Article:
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3 Reasons a "No Work" Retirement Might Not Work for You

By Maurie Backman - May 26, 2021 at 7:04AM

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You may not want to work during your senior years. But here's why it could pay to change that mindset.

It's common practice for seniors to hold down some type of job in retirement, even if it's very much a part-time deal. But then there are those seniors who firmly believe in the "no work" retirement -- that retirement should be a period of enjoying life and not plugging away at any sort of job whatsoever.

You might feel similarly about your senior years, and working might not be part of your plan. But here are three reasons to reconsider that notion.

1. You need the income

If you kick off your senior years with plenty of money in savings, then you might not need a job to sustain yourself. Your retirement plan withdrawals, coupled with the income you receive from Social Security, could be more than enough to cover your living costs.

But if you don't have much money in a retirement savings plan, and you're counting on Social Security to pay the bills, then you could find that your benefits fall quite short. The average senior today collects roughly $18,500 a year in benefits, and even if you live a pretty modest lifestyle, you may need more money than that to stay afloat. As such, you might have to hold down a job to avoid going into debt or struggling financially.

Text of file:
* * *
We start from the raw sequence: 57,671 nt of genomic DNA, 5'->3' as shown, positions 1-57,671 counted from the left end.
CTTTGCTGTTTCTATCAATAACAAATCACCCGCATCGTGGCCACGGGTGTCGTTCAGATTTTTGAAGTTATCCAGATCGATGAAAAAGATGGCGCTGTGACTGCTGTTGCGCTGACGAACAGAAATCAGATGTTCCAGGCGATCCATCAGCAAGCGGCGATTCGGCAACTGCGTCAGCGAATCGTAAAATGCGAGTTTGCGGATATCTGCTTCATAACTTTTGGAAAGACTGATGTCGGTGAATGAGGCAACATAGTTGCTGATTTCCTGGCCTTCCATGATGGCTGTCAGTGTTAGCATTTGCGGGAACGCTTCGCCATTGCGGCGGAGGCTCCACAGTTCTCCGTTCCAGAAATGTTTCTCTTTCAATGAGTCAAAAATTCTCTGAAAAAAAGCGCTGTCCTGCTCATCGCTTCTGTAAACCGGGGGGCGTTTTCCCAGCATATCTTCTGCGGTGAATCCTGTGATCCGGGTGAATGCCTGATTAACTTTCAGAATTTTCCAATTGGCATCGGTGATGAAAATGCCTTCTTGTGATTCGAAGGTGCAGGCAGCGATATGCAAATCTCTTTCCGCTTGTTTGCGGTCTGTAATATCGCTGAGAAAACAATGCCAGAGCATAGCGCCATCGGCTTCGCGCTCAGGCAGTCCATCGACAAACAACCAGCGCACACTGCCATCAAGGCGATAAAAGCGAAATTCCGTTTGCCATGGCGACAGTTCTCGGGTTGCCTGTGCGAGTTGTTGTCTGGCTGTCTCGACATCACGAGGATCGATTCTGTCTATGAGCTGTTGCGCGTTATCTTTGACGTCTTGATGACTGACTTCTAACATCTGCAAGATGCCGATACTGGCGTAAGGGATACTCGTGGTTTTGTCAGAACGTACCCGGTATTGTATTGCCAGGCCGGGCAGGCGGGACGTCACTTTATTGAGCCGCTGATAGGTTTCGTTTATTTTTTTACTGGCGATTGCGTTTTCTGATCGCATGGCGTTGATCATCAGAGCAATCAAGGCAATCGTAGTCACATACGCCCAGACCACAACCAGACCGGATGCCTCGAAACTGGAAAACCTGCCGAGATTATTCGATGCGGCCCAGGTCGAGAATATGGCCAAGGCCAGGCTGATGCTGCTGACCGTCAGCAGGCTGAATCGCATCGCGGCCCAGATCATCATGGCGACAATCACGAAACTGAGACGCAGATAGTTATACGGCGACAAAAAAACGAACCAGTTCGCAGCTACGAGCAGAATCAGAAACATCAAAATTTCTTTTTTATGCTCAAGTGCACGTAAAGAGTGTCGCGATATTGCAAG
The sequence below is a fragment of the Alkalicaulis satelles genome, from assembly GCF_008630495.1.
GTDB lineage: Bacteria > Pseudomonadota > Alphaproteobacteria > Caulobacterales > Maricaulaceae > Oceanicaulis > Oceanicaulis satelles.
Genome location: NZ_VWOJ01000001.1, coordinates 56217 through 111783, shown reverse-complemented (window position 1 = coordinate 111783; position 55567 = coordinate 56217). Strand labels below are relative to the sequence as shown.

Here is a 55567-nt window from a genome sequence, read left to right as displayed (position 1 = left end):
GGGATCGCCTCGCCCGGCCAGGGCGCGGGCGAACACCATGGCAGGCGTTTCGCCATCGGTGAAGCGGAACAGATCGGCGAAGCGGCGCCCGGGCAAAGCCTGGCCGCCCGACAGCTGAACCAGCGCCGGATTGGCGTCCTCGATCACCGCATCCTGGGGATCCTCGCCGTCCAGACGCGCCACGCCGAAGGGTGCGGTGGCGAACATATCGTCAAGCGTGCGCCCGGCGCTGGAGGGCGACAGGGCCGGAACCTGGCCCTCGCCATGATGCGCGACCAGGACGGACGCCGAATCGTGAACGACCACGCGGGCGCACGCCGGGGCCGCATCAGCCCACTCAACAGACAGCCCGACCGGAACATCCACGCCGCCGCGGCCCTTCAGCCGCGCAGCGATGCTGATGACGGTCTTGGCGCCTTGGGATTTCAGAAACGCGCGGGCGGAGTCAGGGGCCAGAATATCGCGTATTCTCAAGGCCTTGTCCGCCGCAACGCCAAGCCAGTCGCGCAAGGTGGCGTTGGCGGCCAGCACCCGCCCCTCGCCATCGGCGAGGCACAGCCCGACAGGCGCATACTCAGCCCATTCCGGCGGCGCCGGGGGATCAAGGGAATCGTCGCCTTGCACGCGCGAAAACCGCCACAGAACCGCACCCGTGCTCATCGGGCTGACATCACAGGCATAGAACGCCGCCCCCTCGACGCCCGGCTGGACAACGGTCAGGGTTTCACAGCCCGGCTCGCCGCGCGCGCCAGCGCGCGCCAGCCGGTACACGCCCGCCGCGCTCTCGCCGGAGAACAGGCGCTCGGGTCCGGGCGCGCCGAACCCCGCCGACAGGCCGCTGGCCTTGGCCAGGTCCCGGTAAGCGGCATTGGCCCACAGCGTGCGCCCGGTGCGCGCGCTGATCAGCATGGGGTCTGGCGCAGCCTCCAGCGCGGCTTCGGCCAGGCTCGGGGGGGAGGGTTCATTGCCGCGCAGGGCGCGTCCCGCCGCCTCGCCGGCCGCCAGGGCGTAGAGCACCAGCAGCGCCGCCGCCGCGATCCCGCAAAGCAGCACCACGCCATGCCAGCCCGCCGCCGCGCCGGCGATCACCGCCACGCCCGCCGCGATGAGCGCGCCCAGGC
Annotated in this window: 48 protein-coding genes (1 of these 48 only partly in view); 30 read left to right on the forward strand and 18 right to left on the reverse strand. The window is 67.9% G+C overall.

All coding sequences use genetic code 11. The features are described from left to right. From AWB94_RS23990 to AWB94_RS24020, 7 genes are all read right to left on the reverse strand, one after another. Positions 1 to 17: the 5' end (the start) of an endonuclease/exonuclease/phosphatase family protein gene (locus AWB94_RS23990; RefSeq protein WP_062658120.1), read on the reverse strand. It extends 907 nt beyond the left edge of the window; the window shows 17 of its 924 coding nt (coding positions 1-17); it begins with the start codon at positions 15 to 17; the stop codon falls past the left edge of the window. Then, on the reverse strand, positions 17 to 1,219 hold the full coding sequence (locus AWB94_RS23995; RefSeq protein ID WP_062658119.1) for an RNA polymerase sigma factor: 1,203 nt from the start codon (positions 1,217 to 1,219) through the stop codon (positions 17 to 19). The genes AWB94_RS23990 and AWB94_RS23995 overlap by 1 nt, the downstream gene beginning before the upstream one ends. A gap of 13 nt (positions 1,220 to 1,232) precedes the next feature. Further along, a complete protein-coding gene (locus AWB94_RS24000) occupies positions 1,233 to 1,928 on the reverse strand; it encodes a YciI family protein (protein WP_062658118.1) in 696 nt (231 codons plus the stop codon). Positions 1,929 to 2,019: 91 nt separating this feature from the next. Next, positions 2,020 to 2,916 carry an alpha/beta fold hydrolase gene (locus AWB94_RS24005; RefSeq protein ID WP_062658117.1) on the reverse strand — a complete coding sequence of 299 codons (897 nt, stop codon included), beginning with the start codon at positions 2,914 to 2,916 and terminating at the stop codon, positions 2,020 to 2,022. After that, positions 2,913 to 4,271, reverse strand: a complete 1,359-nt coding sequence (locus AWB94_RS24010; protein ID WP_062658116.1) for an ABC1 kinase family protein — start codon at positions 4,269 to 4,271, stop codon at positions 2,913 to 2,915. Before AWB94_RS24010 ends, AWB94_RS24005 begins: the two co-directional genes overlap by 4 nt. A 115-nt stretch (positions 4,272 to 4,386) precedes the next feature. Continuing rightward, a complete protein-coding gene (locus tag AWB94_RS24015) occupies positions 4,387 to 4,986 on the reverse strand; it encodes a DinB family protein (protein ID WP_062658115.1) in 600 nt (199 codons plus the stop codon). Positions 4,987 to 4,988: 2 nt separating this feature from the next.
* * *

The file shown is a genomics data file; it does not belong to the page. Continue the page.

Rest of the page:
Gray-haired person in mask and apron at cafe counter tablet

Image source: Getty Images.

2. You get bored easily

Working full-time is a good way to occupy your time. But once that job goes away, you could struggle to fill those daytime hours in a meaningful way.

If you're the kind of person who tends to get restless quickly, then getting a job during retirement could help you avoid intense feelings of boredom that pave the way to depression. In fact, you may find working part-time enjoyable when you consider the alternative: sitting in your house without much to do.

3. You're not very active

Living a sedentary lifestyle could impact your physical health. Some people just aren't active by nature; they prefer to lounge around rather than move. And if you're that type, you may need to commit to a job if doing so gets you moving around and helps you stay healthy.

Not only should you want to stay healthy for your own sake, but keeping fit could also result in lower healthcare costs throughout retirement. And that could, in turn, help you stretch your income even further.

For some people, the idea of working during retirement is downright unappealing. But even if you feel that way right now, it pays to at least consider the upside of holding down a job. Remember, too, that thanks to the gig economy, working as a senior doesn't have to mean reporting to a retail store or office at pre-set hours. It could mean venturing out on your own or working a job at a pace and schedule that best align with your lifestyle.

And when you think about it that way, working as a senior shouldn't sound so bad.

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